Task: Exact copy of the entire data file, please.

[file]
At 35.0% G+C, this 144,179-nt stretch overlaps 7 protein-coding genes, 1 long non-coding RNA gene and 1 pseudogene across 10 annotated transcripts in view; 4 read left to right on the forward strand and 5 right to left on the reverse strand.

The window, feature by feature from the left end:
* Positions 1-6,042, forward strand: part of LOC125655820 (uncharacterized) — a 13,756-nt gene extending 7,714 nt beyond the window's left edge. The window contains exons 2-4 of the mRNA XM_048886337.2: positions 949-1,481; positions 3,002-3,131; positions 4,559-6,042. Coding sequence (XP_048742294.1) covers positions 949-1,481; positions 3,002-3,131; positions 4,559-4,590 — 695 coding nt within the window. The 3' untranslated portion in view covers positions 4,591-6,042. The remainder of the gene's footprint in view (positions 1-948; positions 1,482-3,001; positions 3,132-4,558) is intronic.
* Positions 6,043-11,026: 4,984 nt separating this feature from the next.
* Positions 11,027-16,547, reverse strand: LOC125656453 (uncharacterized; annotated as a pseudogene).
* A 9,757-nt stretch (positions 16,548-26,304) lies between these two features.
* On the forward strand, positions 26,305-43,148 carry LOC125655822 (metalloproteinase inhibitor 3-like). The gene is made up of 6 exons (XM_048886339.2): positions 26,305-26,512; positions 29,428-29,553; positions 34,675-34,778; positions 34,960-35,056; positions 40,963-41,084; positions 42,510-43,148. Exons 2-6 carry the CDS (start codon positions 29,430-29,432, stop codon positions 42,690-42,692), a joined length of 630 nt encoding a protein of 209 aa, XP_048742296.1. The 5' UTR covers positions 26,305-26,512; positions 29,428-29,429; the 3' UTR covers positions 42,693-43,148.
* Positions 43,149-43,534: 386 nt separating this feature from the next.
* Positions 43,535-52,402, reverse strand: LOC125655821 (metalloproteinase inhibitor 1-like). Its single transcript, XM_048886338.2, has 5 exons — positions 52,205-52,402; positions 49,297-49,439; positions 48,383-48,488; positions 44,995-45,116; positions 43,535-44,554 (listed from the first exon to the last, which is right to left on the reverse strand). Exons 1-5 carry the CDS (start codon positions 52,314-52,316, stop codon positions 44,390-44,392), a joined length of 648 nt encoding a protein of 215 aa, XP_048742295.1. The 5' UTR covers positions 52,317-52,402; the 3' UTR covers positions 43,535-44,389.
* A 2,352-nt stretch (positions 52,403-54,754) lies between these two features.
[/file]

At 35.0% G+C, this 144,179-nt stretch overlaps 7 protein-coding genes, 1 long non-coding RNA gene and 1 pseudogene across 10 annotated transcripts in view; 4 read left to right on the forward strand and 5 right to left on the reverse strand.

The window, feature by feature from the left end:
* Positions 1-6,042, forward strand: part of LOC125655820 (uncharacterized) — a 13,756-nt gene extending 7,714 nt beyond the window's left edge. The window contains exons 2-4 of the mRNA XM_048886337.2: positions 949-1,481; positions 3,002-3,131; positions 4,559-6,042. Coding sequence (XP_048742294.1) covers positions 949-1,481; positions 3,002-3,131; positions 4,559-4,590 — 695 coding nt within the window. The 3' untranslated portion in view covers positions 4,591-6,042. The remainder of the gene's footprint in view (positions 1-948; positions 1,482-3,001; positions 3,132-4,558) is intronic.
* Positions 6,043-11,026: 4,984 nt separating this feature from the next.
* Positions 11,027-16,547, reverse strand: LOC125656453 (uncharacterized; annotated as a pseudogene).
* A 9,757-nt stretch (positions 16,548-26,304) lies between these two features.
* On the forward strand, positions 26,305-43,148 carry LOC125655822 (metalloproteinase inhibitor 3-like). The gene is made up of 6 exons (XM_048886339.2): positions 26,305-26,512; positions 29,428-29,553; positions 34,675-34,778; positions 34,960-35,056; positions 40,963-41,084; positions 42,510-43,148. Exons 2-6 carry the CDS (start codon positions 29,430-29,432, stop codon positions 42,690-42,692), a joined length of 630 nt encoding a protein of 209 aa, XP_048742296.1. The 5' UTR covers positions 26,305-26,512; positions 29,428-29,429; the 3' UTR covers positions 42,693-43,148.
* Positions 43,149-43,534: 386 nt separating this feature from the next.
* Positions 43,535-52,402, reverse strand: LOC125655821 (metalloproteinase inhibitor 1-like). Its single transcript, XM_048886338.2, has 5 exons — positions 52,205-52,402; positions 49,297-49,439; positions 48,383-48,488; positions 44,995-45,116; positions 43,535-44,554 (listed from the first exon to the last, which is right to left on the reverse strand). Exons 1-5 carry the CDS (start codon positions 52,314-52,316, stop codon positions 44,390-44,392), a joined length of 648 nt encoding a protein of 215 aa, XP_048742295.1. The 5' UTR covers positions 52,317-52,402; the 3' UTR covers positions 43,535-44,389.
* A 2,352-nt stretch (positions 52,403-54,754) lies between these two features.